Chamisa told The Standard in an exclusive interview yesterday that the use of soldiers by African leaders to kill and silence citizens was now a major challenge confronting the continent.
He singled out President Emmerson Mnangagwa and Ugandan leader Yoweri Museveni. At least 37 people were killed in Uganda last week after protests erupted following the arrest of presidential candidate and pop star Bobi Wine.
In Zimbabwe, soldiers killed six protesters after the controversial 2018 elections and in January last year several people were killed and tens of others were tortured after the military was deployed to quell protests over a steep increase in the price of fuel.
“Africa has a new challenge,” Chamisa said.
“In solving our old problems of colonialism and imperialism, we have created new ones of dictatorship.”
He described as cowardice the use of the military in silencing the people.
“Why does Museveni and some of his cousins in Africa, southern Africa and Zimbabwe included think that they are bigger than the country?” Chamisa said, adding that the country needed a new and different calibre of leadership.
“That is the problem in Uganda and in Zimbabwe among other countries in Africa where individuals want to appear bigger than the country.”
He said regional and continental blocs must be capacitated to deal with dictatorship that is rearing its ugly head on the continent.
“The capacity must be built, political will must be cultivated and their interests must be motivated so that they provide African solutions to African problems,” Chamisa said.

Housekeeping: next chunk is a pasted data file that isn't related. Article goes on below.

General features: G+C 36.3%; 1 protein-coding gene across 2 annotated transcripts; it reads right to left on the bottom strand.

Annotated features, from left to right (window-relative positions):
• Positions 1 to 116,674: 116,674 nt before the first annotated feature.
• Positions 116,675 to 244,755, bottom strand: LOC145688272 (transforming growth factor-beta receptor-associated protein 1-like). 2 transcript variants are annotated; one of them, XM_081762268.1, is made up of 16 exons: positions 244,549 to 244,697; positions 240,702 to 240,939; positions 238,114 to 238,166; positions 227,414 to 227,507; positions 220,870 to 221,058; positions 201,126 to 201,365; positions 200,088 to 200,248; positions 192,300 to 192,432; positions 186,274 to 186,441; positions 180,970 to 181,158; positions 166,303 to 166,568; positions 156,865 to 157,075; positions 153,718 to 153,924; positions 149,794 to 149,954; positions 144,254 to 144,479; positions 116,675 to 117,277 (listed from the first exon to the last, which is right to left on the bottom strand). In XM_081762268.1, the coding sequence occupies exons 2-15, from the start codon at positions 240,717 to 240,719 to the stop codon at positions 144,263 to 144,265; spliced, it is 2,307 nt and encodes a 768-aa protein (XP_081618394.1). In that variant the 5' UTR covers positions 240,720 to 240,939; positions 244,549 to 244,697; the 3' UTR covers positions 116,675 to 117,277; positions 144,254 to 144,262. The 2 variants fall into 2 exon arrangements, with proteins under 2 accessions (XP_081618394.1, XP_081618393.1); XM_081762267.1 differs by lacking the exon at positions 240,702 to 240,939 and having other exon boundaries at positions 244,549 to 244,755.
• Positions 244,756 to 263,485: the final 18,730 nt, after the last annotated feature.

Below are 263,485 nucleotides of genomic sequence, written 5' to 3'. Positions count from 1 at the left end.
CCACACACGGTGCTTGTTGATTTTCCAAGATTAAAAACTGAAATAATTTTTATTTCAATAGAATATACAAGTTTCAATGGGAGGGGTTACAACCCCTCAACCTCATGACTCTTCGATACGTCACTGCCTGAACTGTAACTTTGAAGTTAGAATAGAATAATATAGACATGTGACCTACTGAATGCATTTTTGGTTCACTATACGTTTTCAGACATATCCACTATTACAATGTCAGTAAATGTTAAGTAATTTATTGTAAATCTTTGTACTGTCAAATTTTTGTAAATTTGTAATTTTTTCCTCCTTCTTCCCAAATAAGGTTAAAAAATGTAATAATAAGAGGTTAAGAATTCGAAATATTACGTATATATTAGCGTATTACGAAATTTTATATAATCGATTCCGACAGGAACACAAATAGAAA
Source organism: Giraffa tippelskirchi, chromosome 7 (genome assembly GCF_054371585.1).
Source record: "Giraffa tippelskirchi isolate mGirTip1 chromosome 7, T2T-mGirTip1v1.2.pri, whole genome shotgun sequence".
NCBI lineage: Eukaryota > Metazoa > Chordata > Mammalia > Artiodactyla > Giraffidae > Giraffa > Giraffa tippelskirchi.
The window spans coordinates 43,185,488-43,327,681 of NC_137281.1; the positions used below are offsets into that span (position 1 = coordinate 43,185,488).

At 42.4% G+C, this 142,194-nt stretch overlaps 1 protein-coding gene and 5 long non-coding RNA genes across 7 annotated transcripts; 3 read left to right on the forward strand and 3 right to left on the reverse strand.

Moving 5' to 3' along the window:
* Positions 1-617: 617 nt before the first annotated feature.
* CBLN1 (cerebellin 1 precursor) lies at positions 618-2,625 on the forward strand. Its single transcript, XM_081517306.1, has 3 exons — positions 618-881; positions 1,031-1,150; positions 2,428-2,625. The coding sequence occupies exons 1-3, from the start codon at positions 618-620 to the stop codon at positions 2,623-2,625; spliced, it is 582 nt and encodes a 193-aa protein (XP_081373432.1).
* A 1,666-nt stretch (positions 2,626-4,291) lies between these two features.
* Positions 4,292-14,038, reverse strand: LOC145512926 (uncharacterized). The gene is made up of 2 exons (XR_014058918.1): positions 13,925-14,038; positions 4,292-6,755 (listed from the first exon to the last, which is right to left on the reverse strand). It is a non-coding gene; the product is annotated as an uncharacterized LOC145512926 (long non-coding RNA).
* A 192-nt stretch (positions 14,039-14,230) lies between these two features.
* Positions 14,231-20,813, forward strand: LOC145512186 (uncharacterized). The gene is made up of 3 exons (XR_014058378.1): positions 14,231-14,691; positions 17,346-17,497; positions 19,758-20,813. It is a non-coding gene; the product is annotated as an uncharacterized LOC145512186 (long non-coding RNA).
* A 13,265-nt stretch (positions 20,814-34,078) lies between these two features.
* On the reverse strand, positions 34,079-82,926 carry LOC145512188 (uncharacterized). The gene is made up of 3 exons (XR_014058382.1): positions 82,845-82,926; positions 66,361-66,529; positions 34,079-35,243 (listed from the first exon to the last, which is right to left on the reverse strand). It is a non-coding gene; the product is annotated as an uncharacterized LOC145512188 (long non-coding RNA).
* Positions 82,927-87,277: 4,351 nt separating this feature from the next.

He added: “That is the challenge that is there. It is a cause for concern.
“Manipulating elections by these dictators is a big issue.”
“It is a symptom of a bigger problem, unwillingness to allow the new to be born, the old must retire for the new to rise, but we have the generational conflict that is manifesting even in inter-party politics in Africa, they can’t allow the new to bloom and conspire against young bloomers.
“This whole G40 concept is actually an illustration of discomfort around young people.
“Even contradictions that you have seen in liberation movements is refusal to pave the way for young people, who are treated as stakeholders instead of stockholders.
“They make nations and institutions weak because they are weak.
“What kind of a country leaves a legacy of killing its own people and stealing from the people?
“Let us leverage on the wisdom of the founding fathers and deliver that idea to have modern economies, modern infrastructure, universal visa, one good Parliament to deal with African issues — that is the Africa we want.
“What is happening in Uganda is not good. The African Union slogan is ‘Silence the guns’ yet you see there are certain individuals who are loading the guns and are trigger-happy with the gun as if it’s a guitar.
“Museveni must know a gun is not a guitar.
“You and your cohorts and brothers, a gun is not a guitar and do not spray bullets at unarmed civilians in the streets of Africa like you are spraying seeds at your farms.”
“The AU says let us silence the guns, but you have cowards firing at innocent unarmed civilians.
“That’s what cowards do. There is no normal country that deploys guns against its people like what we are seeing.”
South African opposition leader Mmusi Maimane also weighed in, pleading with South African president and African Union chairperson Cyril Ramaphosa to rein in Museveni in Uganda and Mnangagwa in Zimbabwe over a series of human rights abuses.
“I also call on the African Union and its chairperson Cyril Ramaphosa to talk to his friends Mnangagwa and Museveni and tell them to comply with the African Charter on Human and People’s Rights, and the African Charter on Democracy, Elections and Governance,” Maimane said on Twitter on Friday.